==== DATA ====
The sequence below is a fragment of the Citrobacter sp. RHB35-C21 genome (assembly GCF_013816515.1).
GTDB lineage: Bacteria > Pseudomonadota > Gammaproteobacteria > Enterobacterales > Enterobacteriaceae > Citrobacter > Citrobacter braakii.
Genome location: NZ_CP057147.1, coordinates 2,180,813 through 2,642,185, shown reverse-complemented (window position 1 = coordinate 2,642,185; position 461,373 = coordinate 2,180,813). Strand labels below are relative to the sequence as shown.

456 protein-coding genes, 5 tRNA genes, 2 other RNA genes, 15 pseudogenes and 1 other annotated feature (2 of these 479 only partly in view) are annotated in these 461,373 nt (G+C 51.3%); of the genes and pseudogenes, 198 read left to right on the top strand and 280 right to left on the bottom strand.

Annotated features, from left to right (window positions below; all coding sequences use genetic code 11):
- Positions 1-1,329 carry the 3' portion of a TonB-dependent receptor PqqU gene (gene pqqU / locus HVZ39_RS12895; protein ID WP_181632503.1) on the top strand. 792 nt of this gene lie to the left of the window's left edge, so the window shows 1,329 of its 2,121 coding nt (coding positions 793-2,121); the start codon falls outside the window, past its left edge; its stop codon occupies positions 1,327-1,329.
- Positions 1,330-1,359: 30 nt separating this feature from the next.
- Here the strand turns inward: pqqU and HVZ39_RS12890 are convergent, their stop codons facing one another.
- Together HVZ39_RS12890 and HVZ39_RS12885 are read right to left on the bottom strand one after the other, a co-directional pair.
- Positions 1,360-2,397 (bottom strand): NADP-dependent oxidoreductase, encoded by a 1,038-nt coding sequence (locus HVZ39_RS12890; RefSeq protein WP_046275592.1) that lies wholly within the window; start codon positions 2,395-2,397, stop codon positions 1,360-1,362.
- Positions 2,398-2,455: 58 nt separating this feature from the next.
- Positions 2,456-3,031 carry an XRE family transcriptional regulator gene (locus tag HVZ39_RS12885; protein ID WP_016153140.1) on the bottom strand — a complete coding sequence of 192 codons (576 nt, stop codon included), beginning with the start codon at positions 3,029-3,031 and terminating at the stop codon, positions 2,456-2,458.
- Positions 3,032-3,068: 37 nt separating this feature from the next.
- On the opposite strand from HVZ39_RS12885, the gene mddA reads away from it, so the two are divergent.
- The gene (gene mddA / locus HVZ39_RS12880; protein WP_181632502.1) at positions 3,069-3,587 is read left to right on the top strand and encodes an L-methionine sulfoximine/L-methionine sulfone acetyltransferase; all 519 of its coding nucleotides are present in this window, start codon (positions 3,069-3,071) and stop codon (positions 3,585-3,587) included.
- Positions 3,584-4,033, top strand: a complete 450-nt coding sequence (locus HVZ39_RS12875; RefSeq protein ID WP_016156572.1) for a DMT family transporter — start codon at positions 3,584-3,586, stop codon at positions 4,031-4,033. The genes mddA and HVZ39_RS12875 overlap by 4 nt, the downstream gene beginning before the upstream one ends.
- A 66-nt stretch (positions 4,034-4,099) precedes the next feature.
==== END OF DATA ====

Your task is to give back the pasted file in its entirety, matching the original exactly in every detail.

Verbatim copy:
The sequence below is a fragment of the Citrobacter sp. RHB35-C21 genome (assembly GCF_013816515.1).
GTDB lineage: Bacteria > Pseudomonadota > Gammaproteobacteria > Enterobacterales > Enterobacteriaceae > Citrobacter > Citrobacter braakii.
Genome location: NZ_CP057147.1, coordinates 2,180,813 through 2,642,185, shown reverse-complemented (window position 1 = coordinate 2,642,185; position 461,373 = coordinate 2,180,813). Strand labels below are relative to the sequence as shown.

456 protein-coding genes, 5 tRNA genes, 2 other RNA genes, 15 pseudogenes and 1 other annotated feature (2 of these 479 only partly in view) are annotated in these 461,373 nt (G+C 51.3%); of the genes and pseudogenes, 198 read left to right on the top strand and 280 right to left on the bottom strand.

Annotated features, from left to right (window positions below; all coding sequences use genetic code 11):
- Positions 1-1,329 carry the 3' portion of a TonB-dependent receptor PqqU gene (gene pqqU / locus HVZ39_RS12895; protein ID WP_181632503.1) on the top strand. 792 nt of this gene lie to the left of the window's left edge, so the window shows 1,329 of its 2,121 coding nt (coding positions 793-2,121); the start codon falls outside the window, past its left edge; its stop codon occupies positions 1,327-1,329.
- Positions 1,330-1,359: 30 nt separating this feature from the next.
- Here the strand turns inward: pqqU and HVZ39_RS12890 are convergent, their stop codons facing one another.
- Together HVZ39_RS12890 and HVZ39_RS12885 are read right to left on the bottom strand one after the other, a co-directional pair.
- Positions 1,360-2,397 (bottom strand): NADP-dependent oxidoreductase, encoded by a 1,038-nt coding sequence (locus HVZ39_RS12890; RefSeq protein WP_046275592.1) that lies wholly within the window; start codon positions 2,395-2,397, stop codon positions 1,360-1,362.
- Positions 2,398-2,455: 58 nt separating this feature from the next.
- Positions 2,456-3,031 carry an XRE family transcriptional regulator gene (locus tag HVZ39_RS12885; protein ID WP_016153140.1) on the bottom strand — a complete coding sequence of 192 codons (576 nt, stop codon included), beginning with the start codon at positions 3,029-3,031 and terminating at the stop codon, positions 2,456-2,458.
- Positions 3,032-3,068: 37 nt separating this feature from the next.
- On the opposite strand from HVZ39_RS12885, the gene mddA reads away from it, so the two are divergent.
- The gene (gene mddA / locus HVZ39_RS12880; protein WP_181632502.1) at positions 3,069-3,587 is read left to right on the top strand and encodes an L-methionine sulfoximine/L-methionine sulfone acetyltransferase; all 519 of its coding nucleotides are present in this window, start codon (positions 3,069-3,071) and stop codon (positions 3,585-3,587) included.
- Positions 3,584-4,033, top strand: a complete 450-nt coding sequence (locus HVZ39_RS12875; RefSeq protein ID WP_016156572.1) for a DMT family transporter — start codon at positions 3,584-3,586, stop codon at positions 4,031-4,033. The genes mddA and HVZ39_RS12875 overlap by 4 nt, the downstream gene beginning before the upstream one ends.
- A 66-nt stretch (positions 4,034-4,099) precedes the next feature.